In this contemporary financial thriller, 60 year-old New York hedge-fund manager Robert Miller (Richard Gere) is about to make the deal of a lifetime – and retire in rarefied elegance. Problem is: he’s ‘borrowed’ $412 million dollars from a colleague to cover his assets and is betting that John Mayfield (Vanity Fair editor Graydon Carter), representing the major bank that’s about to buy his trading firm, won’t catch on to how he’s cooked-the-books before the deal is done.
Struggling to hide his fraudulent duplicity from his daughter Brooke (Brit Marling), who happens to be his Chief Financial Officer, and his loyal, long-suffering wife Ellen (Susan Sarandon), Miller’s also having an affair with a French art-dealer, Julie Cote (former Victoria’s Secret model Laetetia Casta), who, inconveniently, dies in an automobile accident, implicating Jimmy Grant (Nate Parker), the son of Miller’s chauffeur. That arouses the suspicion of sleazy NYPD Detective Michael Bryer (Tim Roth), who knows Jimmy’s not guilty but is using his vulnerability as leverage to get to a Wall Street tycoon like Miller.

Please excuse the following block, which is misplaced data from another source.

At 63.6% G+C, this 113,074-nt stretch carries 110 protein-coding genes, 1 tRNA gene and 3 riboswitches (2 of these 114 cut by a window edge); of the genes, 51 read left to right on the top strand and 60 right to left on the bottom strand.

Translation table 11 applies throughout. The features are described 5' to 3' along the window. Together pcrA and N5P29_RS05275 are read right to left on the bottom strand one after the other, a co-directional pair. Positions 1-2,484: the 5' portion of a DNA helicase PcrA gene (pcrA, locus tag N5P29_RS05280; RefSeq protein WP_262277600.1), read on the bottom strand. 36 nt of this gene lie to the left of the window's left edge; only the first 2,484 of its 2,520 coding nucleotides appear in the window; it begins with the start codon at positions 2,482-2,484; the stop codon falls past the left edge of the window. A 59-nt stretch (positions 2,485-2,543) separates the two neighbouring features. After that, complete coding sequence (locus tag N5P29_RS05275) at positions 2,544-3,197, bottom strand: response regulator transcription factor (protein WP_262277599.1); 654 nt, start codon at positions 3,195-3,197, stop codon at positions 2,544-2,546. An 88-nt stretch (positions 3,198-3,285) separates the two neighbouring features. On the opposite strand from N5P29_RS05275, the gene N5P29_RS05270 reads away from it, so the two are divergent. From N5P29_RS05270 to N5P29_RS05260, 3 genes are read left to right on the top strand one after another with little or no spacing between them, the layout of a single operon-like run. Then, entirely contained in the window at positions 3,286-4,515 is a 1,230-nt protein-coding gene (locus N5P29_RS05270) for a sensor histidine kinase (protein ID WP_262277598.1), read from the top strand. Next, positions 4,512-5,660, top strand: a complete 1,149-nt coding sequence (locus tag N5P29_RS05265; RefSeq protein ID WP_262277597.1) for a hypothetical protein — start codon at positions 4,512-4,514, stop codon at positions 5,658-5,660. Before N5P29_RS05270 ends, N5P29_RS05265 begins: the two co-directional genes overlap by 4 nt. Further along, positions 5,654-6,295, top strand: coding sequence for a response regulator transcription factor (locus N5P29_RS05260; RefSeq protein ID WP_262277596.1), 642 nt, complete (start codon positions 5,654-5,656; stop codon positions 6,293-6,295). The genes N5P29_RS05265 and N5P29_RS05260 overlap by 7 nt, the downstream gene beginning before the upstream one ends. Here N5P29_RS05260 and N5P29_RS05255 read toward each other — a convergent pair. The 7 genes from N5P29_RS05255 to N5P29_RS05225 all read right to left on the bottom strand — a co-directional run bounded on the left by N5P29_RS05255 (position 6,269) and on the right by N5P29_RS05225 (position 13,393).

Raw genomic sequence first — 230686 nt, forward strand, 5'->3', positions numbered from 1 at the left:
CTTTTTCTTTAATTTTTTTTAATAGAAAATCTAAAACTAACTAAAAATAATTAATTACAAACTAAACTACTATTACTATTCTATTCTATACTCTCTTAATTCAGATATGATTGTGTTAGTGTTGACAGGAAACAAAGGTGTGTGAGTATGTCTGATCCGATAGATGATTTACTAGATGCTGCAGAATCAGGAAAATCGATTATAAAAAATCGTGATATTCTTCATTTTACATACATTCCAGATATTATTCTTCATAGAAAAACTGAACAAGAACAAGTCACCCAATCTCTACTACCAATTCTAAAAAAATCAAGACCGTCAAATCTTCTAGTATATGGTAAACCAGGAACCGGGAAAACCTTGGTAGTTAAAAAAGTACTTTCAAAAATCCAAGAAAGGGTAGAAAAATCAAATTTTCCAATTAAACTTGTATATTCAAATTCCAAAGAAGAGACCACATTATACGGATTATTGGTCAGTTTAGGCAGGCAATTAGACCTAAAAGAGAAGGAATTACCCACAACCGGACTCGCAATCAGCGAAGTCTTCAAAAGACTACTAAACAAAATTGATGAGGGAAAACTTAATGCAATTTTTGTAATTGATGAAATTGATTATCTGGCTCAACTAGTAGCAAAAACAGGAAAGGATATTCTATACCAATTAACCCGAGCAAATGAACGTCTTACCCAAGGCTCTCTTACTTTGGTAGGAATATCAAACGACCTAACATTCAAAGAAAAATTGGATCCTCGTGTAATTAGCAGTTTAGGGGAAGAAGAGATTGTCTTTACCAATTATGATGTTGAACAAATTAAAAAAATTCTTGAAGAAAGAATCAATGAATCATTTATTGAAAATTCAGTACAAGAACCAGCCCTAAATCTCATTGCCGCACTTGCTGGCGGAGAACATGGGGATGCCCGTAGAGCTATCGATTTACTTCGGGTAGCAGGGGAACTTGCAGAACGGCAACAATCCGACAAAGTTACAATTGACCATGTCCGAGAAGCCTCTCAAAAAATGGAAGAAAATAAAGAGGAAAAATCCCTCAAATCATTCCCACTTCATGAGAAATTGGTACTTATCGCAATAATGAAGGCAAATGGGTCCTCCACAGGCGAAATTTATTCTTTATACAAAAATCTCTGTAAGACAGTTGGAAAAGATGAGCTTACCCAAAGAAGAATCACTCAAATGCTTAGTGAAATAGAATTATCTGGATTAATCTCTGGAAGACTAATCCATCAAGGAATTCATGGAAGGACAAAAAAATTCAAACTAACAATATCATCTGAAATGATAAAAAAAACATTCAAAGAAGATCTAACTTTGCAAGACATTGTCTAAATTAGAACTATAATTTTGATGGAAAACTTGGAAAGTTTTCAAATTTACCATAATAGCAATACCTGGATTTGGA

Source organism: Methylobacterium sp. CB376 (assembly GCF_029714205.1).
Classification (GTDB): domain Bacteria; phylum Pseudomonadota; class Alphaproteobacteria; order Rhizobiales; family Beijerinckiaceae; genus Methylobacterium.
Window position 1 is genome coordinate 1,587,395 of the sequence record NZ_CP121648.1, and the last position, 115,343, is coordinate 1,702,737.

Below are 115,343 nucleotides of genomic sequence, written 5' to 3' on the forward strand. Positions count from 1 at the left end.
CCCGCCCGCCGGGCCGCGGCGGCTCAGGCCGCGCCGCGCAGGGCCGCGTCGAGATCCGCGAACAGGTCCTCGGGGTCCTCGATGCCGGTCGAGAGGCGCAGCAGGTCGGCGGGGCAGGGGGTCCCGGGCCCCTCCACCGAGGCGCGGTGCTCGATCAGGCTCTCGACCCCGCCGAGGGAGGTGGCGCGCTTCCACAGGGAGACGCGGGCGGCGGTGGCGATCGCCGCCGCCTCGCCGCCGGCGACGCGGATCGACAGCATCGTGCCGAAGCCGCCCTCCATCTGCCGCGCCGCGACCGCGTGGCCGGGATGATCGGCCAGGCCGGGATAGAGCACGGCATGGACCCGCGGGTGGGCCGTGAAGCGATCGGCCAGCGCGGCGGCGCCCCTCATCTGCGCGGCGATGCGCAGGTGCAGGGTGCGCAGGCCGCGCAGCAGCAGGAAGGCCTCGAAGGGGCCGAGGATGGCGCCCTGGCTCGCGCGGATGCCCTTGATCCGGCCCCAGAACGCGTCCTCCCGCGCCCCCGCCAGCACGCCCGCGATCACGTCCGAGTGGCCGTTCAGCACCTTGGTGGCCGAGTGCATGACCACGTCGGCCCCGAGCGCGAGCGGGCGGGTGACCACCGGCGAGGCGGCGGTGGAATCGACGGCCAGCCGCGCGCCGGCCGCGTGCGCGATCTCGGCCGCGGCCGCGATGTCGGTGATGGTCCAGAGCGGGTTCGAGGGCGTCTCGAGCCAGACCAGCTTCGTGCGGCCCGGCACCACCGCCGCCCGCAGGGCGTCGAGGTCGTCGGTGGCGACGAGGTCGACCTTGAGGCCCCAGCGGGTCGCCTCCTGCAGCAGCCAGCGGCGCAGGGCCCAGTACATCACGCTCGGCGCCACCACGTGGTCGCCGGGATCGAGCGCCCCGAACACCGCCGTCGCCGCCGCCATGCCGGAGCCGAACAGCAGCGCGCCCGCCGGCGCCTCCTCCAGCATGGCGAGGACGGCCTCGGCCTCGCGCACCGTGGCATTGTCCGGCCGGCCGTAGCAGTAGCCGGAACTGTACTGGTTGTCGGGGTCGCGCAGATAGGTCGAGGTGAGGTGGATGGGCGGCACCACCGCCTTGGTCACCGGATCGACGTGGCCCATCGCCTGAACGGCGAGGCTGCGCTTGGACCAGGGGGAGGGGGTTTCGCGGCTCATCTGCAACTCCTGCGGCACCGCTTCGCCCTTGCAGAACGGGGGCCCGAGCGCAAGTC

Inspired by a series of 2010 Vanity Fair articles: “The Great Hangover: 21 Tales of the New Recession,” it is astutely written and directed as a debut feature by Nicholas Jarecki, who questions the ethics of our time, pushing the boundaries of acceptable behavior to avoid moral and financial bankruptcy. Perhaps it’s not a coincidence that Nicholas Jarecki’s father is Manhattan philanthropist Henry Jarecki.
Silver-haired Richard Gere is perfectly cast as the charming, sophisticated billionaire who has always used his immense wealth to ruthlessly manipulate people and ‘buy’ whatever he wants. Entitlement comes naturally to him, just as being a predatory benefactor has become his way of life. But then comes the market crash – and he’s suddenly caught in a bind, having made a stupid, irresponsible investment in a copper mine in Russia. To his credit, Gere manages to have the audience realizing his culpability yet rooting for him at the same time.
On the Granger Movie Gauge of 1 to 10, “Arbitrage” is a savvy 7, slick and suspenseful.